- Check online reviews on the manufacturer’s website. Feedback may help consumers decide what to expect and which product to buy.
CBD Dosage for Digestion
There are no official guidelines directed by the FDA about CBD use for medical conditions(33). The right CBD dosage for any digestive condition may vary from person to person and may depend on different factors. These factors are body weight, underlying health conditions, body chemistry, and allergies.
A standard recommendation is about 1mg to 6mg of CBD for every 10 pounds of a person’s weight.
For initial dosage, take the lowest recommended dosage as indicated on the product label and as advised by a doctor. The amount can gradually increase if there are no significant effects on the condition.
Research shows that a high dosage of CBD is well tolerated in humans(34). However, as a precautionary measure, the dosage increase should stop once the desired results are reached.
If CBD is used for fasting, serving size depends on the nutrition information panel on the product label. An average CBD product with hemp oil contains about 125 calories and 15 grams of fat per tablespoon.
Studies show that keeping the carbohydrate intake to less than 50 grams per day adjusts the body into a metabolic state called ketogenesis(35).
Ketogenesis is a metabolic process of the body that provides an alternative source of energy by burning fatty acids and amino acids. The long-term practice of a ketogenic diet has mixed results based on numerous studies(36).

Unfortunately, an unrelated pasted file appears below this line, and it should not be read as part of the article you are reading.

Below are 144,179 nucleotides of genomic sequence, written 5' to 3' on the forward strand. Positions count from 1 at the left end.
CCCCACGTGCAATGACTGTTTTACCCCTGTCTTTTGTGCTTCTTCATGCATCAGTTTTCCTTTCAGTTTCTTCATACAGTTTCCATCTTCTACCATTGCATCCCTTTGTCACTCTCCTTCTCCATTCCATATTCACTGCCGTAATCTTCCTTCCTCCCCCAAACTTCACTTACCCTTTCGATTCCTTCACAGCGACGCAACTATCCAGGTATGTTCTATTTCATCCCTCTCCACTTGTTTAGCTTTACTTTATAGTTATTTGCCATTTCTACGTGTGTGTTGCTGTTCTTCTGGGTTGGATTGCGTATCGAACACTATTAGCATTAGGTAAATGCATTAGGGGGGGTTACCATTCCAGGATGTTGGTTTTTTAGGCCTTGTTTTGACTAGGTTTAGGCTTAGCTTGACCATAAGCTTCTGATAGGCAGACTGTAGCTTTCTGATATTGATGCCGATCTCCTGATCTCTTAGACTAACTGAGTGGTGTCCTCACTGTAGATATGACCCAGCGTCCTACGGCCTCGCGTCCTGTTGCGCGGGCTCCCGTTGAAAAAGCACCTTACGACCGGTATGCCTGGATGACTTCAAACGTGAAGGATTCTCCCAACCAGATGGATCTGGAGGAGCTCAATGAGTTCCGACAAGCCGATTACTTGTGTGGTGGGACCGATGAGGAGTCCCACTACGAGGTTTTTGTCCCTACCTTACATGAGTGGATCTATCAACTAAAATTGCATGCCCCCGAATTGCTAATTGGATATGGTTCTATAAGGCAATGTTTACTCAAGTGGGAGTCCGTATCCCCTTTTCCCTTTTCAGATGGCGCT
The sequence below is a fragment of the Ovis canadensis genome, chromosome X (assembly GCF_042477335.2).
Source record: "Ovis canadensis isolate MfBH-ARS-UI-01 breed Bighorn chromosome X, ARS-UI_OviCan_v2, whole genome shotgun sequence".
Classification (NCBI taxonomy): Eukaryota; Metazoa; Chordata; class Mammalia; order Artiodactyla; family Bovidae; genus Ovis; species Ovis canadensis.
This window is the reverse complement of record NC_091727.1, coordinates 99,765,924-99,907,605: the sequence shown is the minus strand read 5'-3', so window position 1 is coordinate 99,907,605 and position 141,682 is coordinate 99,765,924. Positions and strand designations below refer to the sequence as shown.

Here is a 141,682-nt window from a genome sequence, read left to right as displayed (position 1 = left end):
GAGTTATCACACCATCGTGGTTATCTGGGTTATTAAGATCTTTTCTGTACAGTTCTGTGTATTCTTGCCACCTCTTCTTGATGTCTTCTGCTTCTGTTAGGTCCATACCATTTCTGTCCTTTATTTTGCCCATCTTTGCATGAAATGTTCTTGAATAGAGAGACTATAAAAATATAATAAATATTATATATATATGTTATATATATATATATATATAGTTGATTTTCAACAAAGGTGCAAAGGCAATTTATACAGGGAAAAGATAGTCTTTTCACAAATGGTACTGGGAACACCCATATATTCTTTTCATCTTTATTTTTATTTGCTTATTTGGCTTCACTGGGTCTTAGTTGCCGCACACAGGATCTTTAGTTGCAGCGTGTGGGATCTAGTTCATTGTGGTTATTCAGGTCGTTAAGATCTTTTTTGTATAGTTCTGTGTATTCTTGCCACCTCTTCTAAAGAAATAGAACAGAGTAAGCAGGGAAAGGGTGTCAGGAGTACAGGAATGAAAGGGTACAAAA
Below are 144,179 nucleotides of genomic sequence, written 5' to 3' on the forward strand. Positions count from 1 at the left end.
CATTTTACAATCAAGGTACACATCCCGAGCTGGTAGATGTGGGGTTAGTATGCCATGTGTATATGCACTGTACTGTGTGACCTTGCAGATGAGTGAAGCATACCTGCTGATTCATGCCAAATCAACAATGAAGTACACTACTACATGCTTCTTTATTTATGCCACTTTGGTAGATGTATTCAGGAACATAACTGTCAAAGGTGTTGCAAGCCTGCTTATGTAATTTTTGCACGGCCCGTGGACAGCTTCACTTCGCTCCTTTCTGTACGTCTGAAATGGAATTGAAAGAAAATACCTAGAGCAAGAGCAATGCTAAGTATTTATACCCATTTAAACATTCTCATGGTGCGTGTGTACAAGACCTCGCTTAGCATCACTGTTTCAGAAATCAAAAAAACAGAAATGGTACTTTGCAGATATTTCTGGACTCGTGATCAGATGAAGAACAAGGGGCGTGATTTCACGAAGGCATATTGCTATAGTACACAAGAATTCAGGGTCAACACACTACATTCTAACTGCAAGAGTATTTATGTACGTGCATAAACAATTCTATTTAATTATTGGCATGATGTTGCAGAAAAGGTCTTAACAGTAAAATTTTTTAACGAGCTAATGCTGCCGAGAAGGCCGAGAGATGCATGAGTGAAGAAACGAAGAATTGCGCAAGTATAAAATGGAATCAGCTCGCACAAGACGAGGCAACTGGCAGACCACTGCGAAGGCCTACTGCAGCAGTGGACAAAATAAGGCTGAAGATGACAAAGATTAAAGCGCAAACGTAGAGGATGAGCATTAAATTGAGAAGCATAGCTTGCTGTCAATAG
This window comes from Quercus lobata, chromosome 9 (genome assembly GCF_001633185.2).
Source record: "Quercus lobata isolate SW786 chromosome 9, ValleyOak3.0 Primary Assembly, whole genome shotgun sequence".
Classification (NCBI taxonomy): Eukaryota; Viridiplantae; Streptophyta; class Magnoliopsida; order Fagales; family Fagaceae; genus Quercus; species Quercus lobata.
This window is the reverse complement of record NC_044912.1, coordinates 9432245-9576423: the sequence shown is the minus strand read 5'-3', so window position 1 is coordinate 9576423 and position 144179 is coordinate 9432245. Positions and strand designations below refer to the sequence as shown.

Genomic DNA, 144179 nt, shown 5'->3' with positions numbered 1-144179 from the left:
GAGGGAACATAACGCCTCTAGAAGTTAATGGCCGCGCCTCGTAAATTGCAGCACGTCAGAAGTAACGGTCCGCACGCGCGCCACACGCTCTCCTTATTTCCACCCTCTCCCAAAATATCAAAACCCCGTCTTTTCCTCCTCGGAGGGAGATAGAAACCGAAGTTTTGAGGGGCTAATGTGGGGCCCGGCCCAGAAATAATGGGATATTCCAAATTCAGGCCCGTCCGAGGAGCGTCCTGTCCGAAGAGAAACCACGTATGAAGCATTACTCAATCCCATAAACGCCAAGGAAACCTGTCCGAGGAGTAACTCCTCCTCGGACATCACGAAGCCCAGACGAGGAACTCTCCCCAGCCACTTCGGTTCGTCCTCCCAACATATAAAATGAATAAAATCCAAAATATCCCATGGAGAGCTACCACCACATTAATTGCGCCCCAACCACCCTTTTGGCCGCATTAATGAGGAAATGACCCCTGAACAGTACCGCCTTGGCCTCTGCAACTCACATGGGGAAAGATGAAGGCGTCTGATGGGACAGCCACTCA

How to Take CBD Oil for Digestion
There are several ways on how CBD products should be taken. The best method depends on an individual’s lifestyle and preferences. The product’s absorption rate may also factor in a person’s decision-making process.
CBD gummies are ideal for users who have a hard time swallowing pills and prefer a discreet way to intake CBD. This method takes the longest time to work (about 30 to 90 minutes). CBD must be digested first before entering into the bloodstream, where it interacts with the ECS.
CBD topicals, such as creams and lotions, allow users to relieve acute and chronic pain through transdermal administration. Once the product is applied, CBD binds directly to the cannabinoid receptors under the skin.
Effects may be felt within minutes and can last for several hours (about four to six hours after application).
CBD oil and tinctures are popular options for users who prefer products without additives or flavors. The products can be taken orally or sublingually. If the latter is chosen, CBD enters directly into the bloodstream through the mucous membranes under the tongue. Products may take effect in less than 20 minutes, and benefits may last up to six hours.
Using CBD vape pens is the fastest method to take CBD. Inhaling the product allows CBD to enter the bloodstream instantly. While this is the quickest method to get CBD into circulation, its effects can last for only two to three hours.
How the Endocannabinoid System Works
The ECS has three main components that are found throughout the body.